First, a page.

Flying snakes flatten their body to form a roughly triangular cross-sectional shape, enabling lift production and horizontal acceleration. While gliding, they also assume an S-shaped posture, which could promote aerodynamic interactions between the fore and the aft body. Such interactions have been studied experimentally; however, very coarse models of the snake's cross-sectional shape were used, and the effects were measured only for the downstream model. In this study, the aerodynamic interactions resulting from the snake's posture were approximated using two-dimensional anatomically accurate airfoils positioned in tandem to mimic the snake's geometry during flight. Load cells were used to measure the lift and drag forces, and flow field data were obtained using digital particle image velocimetry (DPIV). The results showed a strong dependence of the aerodynamic performance on the tandem arrangement, with the lift coefficients being generally more influenced than the drag coefficients. Flow field data revealed that the tandem arrangement modified the separated flow and the wake size, and enhanced the lift in cases in which the wake vortices formed closer to the models, producing suction on the dorsal surface. The downforce created by the flow separation from the ventral surface of the models at 0 deg angle of attack was another significant factor contributing to lift production. A number of cases showing large variations of aerodynamic performance included configurations close to the most probable posture of airborne flying snakes, suggesting that small postural variations could be used to control the glide trajectory.
Snakes in the Southeast Asian genus Chrysopelea have evolved the ability to glide (Socha, 2002, 2011; Socha et al., 2015). As they lack specialized surfaces to produce aerodynamic forces, they instead use their entire body as a wing. Once airborne, the snake splays its ribs to transform a rounded cylindrical body to a roughly triangular cross-sectional shape (Fig. 1A), which has the effect of increasing the projected area and lowering the profile in the dorsoventral axis. In addition to this body flattening, flying snakes undulate laterally by sending traveling waves posteriorly down the body. At any instant, the snake appears to assume an S-like posture (Fig. 1B), but the undulating motion continuously repositions the body, with substantial displacement in the vertical axis (Fig. 1C). As the snake moves through its glide trajectory, its glide path shallows, and the relative orientation of the oncoming airflow changes accordingly. Although the body can be considered as a single, reconfigurable wing, it can also be viewed as a composite of many segments, whose specific orientation and positioning relative to the airflow varies throughout the glide. In certain configurations, downstream segments may interact with the wake created by upstream segments. How does this continuous repositioning of the body during aerial undulation influence the snake's aerodynamics?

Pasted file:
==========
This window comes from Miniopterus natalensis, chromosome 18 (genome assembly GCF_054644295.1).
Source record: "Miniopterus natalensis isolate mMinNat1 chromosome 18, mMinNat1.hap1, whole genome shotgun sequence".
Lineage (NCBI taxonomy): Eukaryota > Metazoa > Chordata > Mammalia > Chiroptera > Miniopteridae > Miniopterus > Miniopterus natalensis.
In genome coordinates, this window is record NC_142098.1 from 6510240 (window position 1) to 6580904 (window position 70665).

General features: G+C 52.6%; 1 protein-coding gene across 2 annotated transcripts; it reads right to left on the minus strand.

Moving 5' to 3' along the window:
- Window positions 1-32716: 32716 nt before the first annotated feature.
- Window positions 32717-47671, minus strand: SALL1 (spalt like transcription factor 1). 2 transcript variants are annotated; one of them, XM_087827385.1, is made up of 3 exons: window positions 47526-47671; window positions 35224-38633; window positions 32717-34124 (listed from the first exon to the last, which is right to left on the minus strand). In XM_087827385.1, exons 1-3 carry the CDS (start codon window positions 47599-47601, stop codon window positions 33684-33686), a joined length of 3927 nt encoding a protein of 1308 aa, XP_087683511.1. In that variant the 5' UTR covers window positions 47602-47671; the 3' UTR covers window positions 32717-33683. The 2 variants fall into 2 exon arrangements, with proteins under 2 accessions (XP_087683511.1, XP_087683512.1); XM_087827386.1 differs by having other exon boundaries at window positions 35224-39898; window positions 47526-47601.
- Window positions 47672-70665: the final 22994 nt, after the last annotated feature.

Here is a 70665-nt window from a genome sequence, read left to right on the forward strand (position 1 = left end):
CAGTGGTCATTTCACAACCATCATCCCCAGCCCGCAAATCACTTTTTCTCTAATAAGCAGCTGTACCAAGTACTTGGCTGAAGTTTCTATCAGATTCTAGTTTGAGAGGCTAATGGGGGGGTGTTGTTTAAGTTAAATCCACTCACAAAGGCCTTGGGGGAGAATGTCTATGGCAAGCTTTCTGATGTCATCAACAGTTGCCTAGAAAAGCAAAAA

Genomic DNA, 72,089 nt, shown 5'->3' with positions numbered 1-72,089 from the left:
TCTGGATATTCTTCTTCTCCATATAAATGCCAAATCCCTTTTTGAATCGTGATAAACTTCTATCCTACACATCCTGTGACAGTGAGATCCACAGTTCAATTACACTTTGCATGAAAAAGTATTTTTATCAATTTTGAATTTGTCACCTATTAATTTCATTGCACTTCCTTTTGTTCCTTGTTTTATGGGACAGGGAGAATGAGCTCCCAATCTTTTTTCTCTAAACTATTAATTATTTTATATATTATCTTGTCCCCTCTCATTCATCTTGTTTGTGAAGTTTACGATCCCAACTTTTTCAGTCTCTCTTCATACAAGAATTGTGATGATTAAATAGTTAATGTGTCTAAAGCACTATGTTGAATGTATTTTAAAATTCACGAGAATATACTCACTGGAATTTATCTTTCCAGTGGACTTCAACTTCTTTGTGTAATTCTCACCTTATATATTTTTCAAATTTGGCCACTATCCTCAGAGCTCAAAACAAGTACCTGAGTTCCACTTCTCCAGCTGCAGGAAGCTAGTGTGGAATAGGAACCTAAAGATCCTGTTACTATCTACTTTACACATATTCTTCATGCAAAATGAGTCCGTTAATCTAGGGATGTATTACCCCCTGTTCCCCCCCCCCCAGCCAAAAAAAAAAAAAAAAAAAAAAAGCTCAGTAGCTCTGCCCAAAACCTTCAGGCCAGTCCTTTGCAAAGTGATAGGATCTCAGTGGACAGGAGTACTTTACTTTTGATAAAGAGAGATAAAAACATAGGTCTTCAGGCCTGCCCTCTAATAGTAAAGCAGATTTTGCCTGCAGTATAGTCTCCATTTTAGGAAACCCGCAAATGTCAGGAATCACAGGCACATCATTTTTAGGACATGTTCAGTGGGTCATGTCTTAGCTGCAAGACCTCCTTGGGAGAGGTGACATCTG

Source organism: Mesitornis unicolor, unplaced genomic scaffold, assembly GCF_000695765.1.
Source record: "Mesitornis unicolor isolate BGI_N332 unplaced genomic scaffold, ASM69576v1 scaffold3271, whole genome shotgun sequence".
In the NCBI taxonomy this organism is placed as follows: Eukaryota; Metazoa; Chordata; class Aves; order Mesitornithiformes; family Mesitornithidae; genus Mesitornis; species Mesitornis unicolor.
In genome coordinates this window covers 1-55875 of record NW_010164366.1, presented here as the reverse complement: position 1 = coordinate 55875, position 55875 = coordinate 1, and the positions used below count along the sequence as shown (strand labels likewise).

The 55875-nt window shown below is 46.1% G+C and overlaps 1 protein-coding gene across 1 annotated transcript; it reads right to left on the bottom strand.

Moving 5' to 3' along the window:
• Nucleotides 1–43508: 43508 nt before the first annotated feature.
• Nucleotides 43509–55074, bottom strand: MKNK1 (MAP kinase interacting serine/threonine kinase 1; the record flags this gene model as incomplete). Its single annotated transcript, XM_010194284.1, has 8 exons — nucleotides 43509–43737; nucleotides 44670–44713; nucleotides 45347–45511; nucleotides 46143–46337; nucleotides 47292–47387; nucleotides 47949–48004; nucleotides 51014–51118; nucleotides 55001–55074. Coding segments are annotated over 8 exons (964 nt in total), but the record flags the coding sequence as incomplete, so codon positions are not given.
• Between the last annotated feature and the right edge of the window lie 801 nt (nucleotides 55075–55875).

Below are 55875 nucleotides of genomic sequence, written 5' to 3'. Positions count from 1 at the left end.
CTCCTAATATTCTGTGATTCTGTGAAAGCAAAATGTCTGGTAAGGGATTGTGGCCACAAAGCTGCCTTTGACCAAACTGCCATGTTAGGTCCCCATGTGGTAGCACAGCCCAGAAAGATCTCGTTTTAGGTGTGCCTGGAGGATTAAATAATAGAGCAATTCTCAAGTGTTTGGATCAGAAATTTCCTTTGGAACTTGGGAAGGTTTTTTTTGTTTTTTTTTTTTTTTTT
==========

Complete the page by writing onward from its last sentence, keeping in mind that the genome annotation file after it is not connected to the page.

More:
The cross-sectional shape of the body plays a major role in the snake's glide performance. In Chrysopelea paradisi, this shape is symmetrical in the fore–aft axis, with a semi-triangular dorsal surface, a flat ventral surface, and a pair of ventrally oriented ‘lips’ on each lateral edge (Socha, 2011) that appear to run along most of the length of the body between the snout and vent, producing a concave shape. Although this cross-section can be modeled as a bluff body, its aerodynamic performance is superior to some airfoils in steady flows at similar Reynolds numbers (Holden et al., 2014). Two studies provide our current understanding of the aerodynamics of this two-dimensional shape (Holden et al., 2014; Krishnan et al., 2014). Positive lift is created at angles of attack (α) greater than 10 deg, with lift coefficients ranging from approximately 1.0 to 1.5 at Reynold numbers between 3000 and 15,000. The lift coefficient tends to be slightly higher at lower Reynolds numbers within this range. Lift coefficients peak sharply at α=35 deg and gradually decrease up to the maximum studied angle of 60 deg. Drag coefficients also increase dramatically after α=35 deg. Vortex trajectory analysis of the experimental velocity field and subsequent computational investigations (Krishnan et al., 2014) suggest that vortex-induced suction on the dorsal surface of the snake may underlie the surprisingly high lift coefficients at 35 deg. Overall, near-maximum lift-to-drag ratios (L/D) ranging from 1.3 to 2.7 occur between α=15 deg and α=40 deg, and positive L/D occurs beyond α=10 deg, providing a physical rationale for the snake's glide performance.